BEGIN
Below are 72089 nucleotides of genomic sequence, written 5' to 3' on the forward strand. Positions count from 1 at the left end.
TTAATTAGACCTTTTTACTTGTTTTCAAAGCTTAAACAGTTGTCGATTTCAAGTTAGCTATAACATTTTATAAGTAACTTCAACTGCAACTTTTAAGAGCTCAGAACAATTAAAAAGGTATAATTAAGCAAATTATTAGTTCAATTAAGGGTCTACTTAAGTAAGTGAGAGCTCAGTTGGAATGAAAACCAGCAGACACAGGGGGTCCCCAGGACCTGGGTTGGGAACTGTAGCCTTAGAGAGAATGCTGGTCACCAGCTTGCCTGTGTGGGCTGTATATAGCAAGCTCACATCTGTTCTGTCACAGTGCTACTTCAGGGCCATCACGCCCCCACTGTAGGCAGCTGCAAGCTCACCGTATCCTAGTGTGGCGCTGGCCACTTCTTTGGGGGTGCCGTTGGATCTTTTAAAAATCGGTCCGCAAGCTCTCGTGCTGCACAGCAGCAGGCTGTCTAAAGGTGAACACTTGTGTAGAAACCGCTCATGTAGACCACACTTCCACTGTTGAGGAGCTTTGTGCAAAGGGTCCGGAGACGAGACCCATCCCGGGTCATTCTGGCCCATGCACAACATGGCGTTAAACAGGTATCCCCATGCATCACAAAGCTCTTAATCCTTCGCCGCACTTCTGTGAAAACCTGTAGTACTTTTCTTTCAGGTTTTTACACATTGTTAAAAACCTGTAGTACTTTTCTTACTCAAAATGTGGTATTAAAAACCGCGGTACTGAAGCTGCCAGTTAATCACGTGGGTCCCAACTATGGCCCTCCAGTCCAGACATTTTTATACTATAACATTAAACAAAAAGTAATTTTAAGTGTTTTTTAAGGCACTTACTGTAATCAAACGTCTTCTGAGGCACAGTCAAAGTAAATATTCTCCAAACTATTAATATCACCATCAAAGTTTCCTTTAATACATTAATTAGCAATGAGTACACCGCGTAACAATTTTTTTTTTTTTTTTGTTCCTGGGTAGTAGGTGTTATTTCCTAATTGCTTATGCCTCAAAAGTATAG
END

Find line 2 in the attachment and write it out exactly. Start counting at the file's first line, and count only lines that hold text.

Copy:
TTAATTAGACCTTTTTACTTGTTTTCAAAGCTTAAACAGTTGTCGATTTCAAGTTAGCTATAACATTTTATAAGTAACTTCAACTGCAACTTTTAAGAGCTCAGAACAATTAAAAAGGTATAATTAAGCAAATTATTAGTTCAATTAAGGGTCTACTTAAGTAAGTGAGAGCTCAGTTGGAATGAAAACCAGCAGACACAGGGGGTCCCCAGGACCTGGGTTGGGAACTGTAGCCTTAGAGAGAATGCTGGTCACCAGCTTGCCTGTGTGGGCTGTATATAGCAAGCTCACATCTGTTCTGTCACAGTGCTACTTCAGGGCCATCACGCCCCCACTGTAGGCAGCTGCAAGCTCACCGTATCCTAGTGTGGCGCTGGCCACTTCTTTGGGGGTGCCGTTGGATCTTTTAAAAATCGGTCCGCAAGCTCTCGTGCTGCACAGCAGCAGGCTGTCTAAAGGTGAACACTTGTGTAGAAACCGCTCATGTAGACCACACTTCCACTGTTGAGGAGCTTTGTGCAAAGGGTCCGGAGACGAGACCCATCCCGGGTCATTCTGGCCCATGCACAACATGGCGTTAAACAGGTATCCCCATGCATCACAAAGCTCTTAATCCTTCGCCGCACTTCTGTGAAAACCTGTAGTACTTTTCTTTCAGGTTTTTACACATTGTTAAAAACCTGTAGTACTTTTCTTACTCAAAATGTGGTATTAAAAACCGCGGTACTGAAGCTGCCAGTTAATCACGTGGGTCCCAACTATGGCCCTCCAGTCCAGACATTTTTATACTATAACATTAAACAAAAAGTAATTTTAAGTGTTTTTTAAGGCACTTACTGTAATCAAACGTCTTCTGAGGCACAGTCAAAGTAAATATTCTCCAAACTATTAATATCACCATCAAAGTTTCCTTTAATACATTAATTAGCAATGAGTACACCGCGTAACAATTTTTTTTTTTTTTTTGTTCCTGGGTAGTAGGTGTTATTTCCTAATTGCTTATGCCTCAAAAGTATAG